The greased leader is a still water or very flat currents tactic. In the dry dropper, the dry is used in faster water where the greased leader cannot be used and like the greased leader, the length of tippet behind the dry fly is used to determine the depth of the dropper just like the length of un-greased tippet is used to determine the depth of the fly in the greased leader tactic.

I think we are on the same wavelength and the point of discussion is at what depth relative to the top and bottom of the stream does the dry become secondary to the dropper. That is what is the second chance fly.

Here is section on fishing dry droppers by Arron Jasper on dry droppers;

https://books.google.com/books?id=bB...system&f=false

I think that someone wants to fish a buoyant hopper with a bottom bouncing nymph, go for it. My preference is for a two nymph rig and a standard strike indicator in this situation because it is easier to change the distance from the strike indicator to the flies, which is exactly the point that started this thread.

My feeling is that if it hard to change the depth of the dropper nymphs so they can bottom bounce, you may not do it; and if you do do it, it will take more time; and both those situations mean less fish hooked. I want to be able to easily mend the strike indicator and I may not if it is a hopper because I want to “fish” the hopper. To use a dry as a true strike indicator, one must not sacrifice the natural drift of the nymphs as secondary to the natural drift of the dry. You must mend and manage the dry as a strike indicator and NOT as a dry fly when you are primarily nymphing. Otherwise you have the worst of both worlds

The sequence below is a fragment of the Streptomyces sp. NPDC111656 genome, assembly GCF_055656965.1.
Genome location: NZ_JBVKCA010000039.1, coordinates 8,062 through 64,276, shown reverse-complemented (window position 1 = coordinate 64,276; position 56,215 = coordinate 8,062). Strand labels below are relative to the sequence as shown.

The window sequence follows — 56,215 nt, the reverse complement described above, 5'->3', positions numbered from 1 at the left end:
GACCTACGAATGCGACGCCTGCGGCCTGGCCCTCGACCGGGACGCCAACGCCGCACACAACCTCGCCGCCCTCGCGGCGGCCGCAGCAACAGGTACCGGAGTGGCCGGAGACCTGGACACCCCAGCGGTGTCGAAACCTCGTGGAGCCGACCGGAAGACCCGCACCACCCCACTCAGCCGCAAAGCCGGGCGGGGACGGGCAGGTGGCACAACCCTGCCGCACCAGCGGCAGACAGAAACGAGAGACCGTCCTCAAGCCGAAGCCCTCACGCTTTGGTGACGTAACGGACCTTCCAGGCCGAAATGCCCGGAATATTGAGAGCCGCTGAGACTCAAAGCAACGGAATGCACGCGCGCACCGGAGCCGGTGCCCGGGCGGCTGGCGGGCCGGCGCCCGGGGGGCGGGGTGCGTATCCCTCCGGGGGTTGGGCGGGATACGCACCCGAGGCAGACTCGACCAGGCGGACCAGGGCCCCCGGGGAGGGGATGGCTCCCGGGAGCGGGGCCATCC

Interesting and informative thread. Think I've used dry and dropper in both manners - with the dry as primary and the dropper fairly high in the water and with a dropper near the bottom.

While nymphing with a indicator might be more effective in some water, dry and dropper is stealthier in shallow, clear water. It also makes it easy to move from the foot deep riffle to the 2 - 3 foot deep run with a minimum of re rigging.

The idea of an adjustable dry and dropper is kind of interesting. But guess I get by adjusting the dropper weight and the dropper tippet length up to about 4 feet. Beyond that I use more traditional nymph methods.
Reply With Quote
Reply

Thread Tools
Display Modes

Posting Rules
You may not post new threads
You may not post replies
You may not post attachments
You may not edit your posts

BB code is On
Smilies are On
[IMG] code is On
HTML code is Off
Trackbacks are On
Pingbacks are On
Refbacks are On


Similar Threads
Thread Thread Starter Forum Replies Last Post
Dropper rig repperson29 General Discussion 10 06-07-2015 08:59 AM
Quill dropper lv2nymph Share Patterns 4 03-30-2014 12:06 PM
Dropper setup 50fish General Discussion 7 02-28-2012 10:36 AM
dropper-dropper liv2fish General Discussion 2 05-06-2008 11:33 PM
How to tye a dropper Reactor General Discussion 5 02-27-2007 11:38 AM













All times are GMT -5. The time now is 04:25 PM.


Powered by vBulletin® Version 3.8.4
Copyright ©2000 - 2015, Jelsoft Enterprises Ltd.
Search Engine Optimization by vBSEO 3.6.0
2005-2015 The North American Fly Fishing Forum. All rights reserved.